They are aliens that use their physical or other prowess to take over other ecosystems, having profound effects or native residents and the environment as a whole. They're called invasive species, and they come in various shapes and sizes, from the giant Burmese python to the teensy West Nile virus, spanning both animal and plant worlds. Here's a look at some of these pesky invaders.
Cane toads (Bufo marinus) were originally introduced to Australia in 1935 to control sugar cane pests. The original batched numbered 102. The current population in Australia: 1.5 billion. A study presented in July 2010 at the Society for Experimental Biology Annual Conference in Prague showed that not only can the toads survive over a broad temperature range, but they prefer higher temperatures. That suggests global warming may be a boon for the invasive toads.
A "killer shrimp" that often slaughters and maims prey, like these zebra mussles, without eating them is now invading the British Isles and could potentially wipe out native species. The invader, known as Dikerogammarus villosus, is actually a shrimp-like crustacean called an amphipod. It makes up for its small stature – reaching just 1.2 inches (3 centimeters) in length – by having unusually large and powerful mouthparts for biting and shredding prey.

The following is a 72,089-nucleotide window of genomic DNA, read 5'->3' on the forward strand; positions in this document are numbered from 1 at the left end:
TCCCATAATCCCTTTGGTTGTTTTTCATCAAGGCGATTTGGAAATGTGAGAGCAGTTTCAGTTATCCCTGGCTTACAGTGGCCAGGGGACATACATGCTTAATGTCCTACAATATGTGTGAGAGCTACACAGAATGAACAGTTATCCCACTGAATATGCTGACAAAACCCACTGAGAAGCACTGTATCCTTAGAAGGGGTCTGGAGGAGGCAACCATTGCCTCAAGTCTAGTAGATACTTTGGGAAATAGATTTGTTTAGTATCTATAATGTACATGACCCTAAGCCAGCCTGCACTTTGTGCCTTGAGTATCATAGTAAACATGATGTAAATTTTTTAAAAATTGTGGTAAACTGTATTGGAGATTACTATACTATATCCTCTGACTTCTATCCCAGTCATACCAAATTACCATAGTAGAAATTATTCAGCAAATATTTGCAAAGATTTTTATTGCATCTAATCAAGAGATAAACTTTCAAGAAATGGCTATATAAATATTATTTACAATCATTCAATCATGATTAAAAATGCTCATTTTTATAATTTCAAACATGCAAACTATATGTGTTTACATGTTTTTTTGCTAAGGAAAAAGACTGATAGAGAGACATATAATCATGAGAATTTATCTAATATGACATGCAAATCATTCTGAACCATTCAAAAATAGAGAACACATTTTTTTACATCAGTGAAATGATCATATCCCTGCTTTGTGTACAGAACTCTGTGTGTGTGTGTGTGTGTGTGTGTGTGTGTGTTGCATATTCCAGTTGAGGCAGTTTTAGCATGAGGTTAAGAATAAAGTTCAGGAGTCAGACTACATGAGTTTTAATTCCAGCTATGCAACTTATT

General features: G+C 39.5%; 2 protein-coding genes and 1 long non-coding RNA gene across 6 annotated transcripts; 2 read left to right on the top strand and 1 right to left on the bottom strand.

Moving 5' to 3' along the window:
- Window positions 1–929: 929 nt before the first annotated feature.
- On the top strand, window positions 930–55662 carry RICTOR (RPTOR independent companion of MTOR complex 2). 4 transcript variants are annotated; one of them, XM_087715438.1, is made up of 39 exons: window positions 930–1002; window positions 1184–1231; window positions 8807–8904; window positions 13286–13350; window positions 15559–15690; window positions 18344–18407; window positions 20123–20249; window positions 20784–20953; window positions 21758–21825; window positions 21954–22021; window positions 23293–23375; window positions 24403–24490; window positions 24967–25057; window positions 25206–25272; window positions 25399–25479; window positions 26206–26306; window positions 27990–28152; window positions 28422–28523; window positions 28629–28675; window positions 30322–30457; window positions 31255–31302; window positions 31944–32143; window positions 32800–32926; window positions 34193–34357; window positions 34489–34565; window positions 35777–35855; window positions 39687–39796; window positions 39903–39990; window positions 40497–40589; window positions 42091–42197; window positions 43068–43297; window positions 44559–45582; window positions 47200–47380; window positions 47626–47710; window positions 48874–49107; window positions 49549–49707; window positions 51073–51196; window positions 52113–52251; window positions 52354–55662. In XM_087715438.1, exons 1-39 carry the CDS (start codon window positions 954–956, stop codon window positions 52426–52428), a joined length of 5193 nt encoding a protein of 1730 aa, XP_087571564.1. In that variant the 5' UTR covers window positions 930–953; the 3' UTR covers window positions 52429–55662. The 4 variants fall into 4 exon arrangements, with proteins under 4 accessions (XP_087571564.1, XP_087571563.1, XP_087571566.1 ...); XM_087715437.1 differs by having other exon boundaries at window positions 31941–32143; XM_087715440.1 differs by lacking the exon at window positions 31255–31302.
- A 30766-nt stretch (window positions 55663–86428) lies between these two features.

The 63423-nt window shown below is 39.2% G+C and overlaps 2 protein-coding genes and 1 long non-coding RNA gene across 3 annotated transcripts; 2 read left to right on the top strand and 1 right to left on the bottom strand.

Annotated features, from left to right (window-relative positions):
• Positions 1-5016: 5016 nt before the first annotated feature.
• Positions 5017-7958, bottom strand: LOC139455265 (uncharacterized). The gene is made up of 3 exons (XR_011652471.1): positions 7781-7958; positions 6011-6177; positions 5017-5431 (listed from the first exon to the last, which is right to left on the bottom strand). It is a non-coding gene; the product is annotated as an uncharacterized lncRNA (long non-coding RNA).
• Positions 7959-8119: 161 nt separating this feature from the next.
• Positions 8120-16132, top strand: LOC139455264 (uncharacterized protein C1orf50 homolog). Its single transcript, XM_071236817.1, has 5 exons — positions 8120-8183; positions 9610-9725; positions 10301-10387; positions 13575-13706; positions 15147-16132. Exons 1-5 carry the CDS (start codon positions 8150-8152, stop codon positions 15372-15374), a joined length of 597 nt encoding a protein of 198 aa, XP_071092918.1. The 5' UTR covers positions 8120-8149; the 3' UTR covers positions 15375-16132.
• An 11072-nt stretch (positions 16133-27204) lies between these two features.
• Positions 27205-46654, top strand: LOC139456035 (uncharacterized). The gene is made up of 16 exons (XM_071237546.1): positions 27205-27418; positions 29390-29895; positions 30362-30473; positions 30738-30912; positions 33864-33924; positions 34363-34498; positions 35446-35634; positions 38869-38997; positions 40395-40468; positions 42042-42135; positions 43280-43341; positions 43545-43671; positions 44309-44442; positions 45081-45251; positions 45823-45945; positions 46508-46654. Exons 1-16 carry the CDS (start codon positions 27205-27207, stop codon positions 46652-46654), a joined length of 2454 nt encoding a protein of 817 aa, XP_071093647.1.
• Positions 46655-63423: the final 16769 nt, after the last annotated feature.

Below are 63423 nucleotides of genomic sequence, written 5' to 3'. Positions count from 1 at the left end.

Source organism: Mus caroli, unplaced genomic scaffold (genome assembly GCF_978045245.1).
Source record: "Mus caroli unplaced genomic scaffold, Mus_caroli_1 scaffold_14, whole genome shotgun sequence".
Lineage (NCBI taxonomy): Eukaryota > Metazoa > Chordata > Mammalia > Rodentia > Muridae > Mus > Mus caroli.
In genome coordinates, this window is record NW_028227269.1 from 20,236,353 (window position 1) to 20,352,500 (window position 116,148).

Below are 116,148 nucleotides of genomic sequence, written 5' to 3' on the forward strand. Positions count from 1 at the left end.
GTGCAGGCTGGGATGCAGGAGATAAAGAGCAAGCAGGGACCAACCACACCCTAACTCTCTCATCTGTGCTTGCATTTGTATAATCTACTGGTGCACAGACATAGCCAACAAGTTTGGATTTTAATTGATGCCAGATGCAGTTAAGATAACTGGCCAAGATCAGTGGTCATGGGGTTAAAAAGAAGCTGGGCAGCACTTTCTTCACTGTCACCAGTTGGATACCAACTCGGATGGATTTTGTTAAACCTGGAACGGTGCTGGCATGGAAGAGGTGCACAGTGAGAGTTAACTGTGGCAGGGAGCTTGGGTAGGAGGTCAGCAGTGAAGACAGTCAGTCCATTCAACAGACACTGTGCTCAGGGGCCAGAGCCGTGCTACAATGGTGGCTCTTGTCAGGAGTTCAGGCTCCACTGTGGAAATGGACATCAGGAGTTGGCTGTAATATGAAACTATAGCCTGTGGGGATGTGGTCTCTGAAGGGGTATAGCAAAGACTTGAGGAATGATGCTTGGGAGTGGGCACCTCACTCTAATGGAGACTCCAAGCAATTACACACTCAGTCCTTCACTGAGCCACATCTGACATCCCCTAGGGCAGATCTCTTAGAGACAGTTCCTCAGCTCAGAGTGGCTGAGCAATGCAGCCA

An adult midge found on Signy Island off Antarctica, where it is out-competing some native insect species.
Fire ant queen
A colony-founding queen of the invasive species of fire ant that is believed to have spread to California, China and Australia from the southern U.S.
Burmese pythons, one of the largest snake species on Earth, are breeding in the Everglades National Park and spreading rapidly. Nearly 1,000 pythons have been removed from the park and surrounding areas since 2002, according to the National Park Service.
The invasive lionfish, called Pterois volitans, (shown here in the Virgin Islands National Park) poses a threat to the Caribbean ecosystem. Native to the Pacific Ocean, the predator is flourishing in U.S. coastal waters.
Native to Asia, Kudzu (Pueraria montana) is a rapidly growing vine introduced to the United States in 1876 at the Centennial Exposition in Philadelphia as an ornamental plant. During the 1930s, the U.S. Soil Conservation Service promoted it to farmers in the Southeast as a way to control soil erosion. The plant can grow at astonishing rates, climbing up trees and killing them by blocking out life-giving sunlight. The vine is partial to roadsides, old fields, the edges of forests and other open areas.
West Nile virus
West Nile virus (Flavivirus) was first discovered in Africa and was accidentally introduced to the United States, according to the USDA. The virus is primarily an avian pathogen, transmitted among birds by bird-biting mosquitoes, such as the Asian tiger mosquito (shown here). The infected mosquitoes can then transmit the virus to humans they bite.